The nation’s producers are feeling a little better about the state of farm finances but are still a little worried about the prices they’ll receive for their commodities and those they'll have to pay for important inputs in the next year.

The most recent Ag Economy Barometer from Purdue University and the CME Group showed a slight bump in its measurement of farmer sentiment, the first increase in several months. The July survey – conducted among 400 producers July 11-15 – showed increases in the overall barometer score and in indices of current and future conditions, but all three scores are still 23-24% lower than a year ago.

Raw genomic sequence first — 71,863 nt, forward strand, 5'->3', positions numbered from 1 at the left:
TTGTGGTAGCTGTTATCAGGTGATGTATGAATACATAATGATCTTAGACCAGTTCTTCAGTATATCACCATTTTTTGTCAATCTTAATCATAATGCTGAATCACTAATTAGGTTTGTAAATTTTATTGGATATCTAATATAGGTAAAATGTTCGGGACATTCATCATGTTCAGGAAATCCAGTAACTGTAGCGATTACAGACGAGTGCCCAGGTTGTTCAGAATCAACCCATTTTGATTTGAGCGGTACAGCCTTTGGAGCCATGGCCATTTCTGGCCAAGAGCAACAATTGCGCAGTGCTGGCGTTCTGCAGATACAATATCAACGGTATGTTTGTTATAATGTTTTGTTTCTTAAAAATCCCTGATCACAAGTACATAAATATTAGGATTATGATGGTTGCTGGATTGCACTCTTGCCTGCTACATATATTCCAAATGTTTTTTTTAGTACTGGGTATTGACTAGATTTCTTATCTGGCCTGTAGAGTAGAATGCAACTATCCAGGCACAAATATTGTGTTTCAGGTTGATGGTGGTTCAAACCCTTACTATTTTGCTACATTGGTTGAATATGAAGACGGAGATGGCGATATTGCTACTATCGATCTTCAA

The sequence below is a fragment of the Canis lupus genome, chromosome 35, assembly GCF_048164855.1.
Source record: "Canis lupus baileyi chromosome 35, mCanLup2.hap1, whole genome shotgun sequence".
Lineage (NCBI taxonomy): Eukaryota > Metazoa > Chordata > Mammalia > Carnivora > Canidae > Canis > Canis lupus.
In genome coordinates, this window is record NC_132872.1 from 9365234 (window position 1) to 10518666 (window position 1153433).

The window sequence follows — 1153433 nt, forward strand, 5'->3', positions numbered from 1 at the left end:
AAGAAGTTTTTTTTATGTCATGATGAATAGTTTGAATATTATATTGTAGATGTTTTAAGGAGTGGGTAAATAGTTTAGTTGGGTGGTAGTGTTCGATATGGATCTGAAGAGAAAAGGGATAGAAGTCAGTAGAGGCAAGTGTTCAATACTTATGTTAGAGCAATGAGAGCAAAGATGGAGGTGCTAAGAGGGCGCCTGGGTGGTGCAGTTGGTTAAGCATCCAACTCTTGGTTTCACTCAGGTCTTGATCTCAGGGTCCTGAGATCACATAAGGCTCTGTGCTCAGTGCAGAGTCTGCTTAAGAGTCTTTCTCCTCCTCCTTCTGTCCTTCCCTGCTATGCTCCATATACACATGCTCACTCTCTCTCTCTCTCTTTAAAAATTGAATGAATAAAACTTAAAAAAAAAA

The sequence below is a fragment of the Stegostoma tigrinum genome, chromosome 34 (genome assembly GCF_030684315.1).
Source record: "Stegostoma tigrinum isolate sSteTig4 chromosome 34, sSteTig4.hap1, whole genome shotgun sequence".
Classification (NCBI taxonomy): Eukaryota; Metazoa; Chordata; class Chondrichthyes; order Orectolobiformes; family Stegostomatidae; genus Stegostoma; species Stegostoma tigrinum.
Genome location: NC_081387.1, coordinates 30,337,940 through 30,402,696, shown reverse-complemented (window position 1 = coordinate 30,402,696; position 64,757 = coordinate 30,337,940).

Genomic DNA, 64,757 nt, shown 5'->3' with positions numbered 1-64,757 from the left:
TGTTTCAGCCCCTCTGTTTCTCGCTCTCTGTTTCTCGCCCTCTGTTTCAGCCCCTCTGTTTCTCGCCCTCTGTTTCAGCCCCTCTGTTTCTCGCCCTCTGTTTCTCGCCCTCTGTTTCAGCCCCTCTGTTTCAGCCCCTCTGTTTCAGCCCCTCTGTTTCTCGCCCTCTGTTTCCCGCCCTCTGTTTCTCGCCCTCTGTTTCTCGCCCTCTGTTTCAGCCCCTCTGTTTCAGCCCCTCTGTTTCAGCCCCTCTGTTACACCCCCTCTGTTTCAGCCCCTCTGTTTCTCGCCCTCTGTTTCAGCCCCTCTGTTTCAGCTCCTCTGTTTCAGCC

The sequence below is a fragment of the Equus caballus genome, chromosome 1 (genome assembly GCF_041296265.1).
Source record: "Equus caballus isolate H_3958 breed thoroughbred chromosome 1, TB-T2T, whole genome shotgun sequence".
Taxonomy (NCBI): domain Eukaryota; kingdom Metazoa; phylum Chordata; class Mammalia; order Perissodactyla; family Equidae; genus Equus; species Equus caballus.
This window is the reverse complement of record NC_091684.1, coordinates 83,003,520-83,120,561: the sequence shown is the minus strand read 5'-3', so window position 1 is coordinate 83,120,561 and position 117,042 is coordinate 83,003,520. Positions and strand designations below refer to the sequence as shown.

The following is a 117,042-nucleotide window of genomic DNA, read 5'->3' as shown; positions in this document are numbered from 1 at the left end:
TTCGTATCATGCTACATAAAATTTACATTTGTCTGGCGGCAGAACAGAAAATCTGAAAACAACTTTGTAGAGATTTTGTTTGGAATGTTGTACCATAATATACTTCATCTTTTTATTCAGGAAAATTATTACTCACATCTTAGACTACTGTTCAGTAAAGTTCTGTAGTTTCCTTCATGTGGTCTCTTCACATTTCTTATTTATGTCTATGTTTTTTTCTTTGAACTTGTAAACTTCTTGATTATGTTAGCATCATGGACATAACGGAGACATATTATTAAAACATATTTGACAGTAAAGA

“There is still a tremendous amount of uncertainty in the agricultural economy,” Jim Mintert, the barometer's principal investigator and director of Purdue University's Center for Commercial Agriculture, said in a release. “Key commodity prices, including wheat, corn and soybeans, all weakened during the month and producers remain concerned over rising input prices and input availability.”

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Asked about their concerns, 42% of producers picked higher input prices as a top worry, with lower crop prices (19% of respondents), higher interest rates (17%) and input availability (15%) also generating unease from the group.

Growers were once again surveyed on their planting intentions for 2023, and 24% said rising input costs will cause them to change their farm’s crop mix next year. That’s an increase from the 19% who said the same last month. Of those adjusting their plantings, 53% plan to plant more soybeans.

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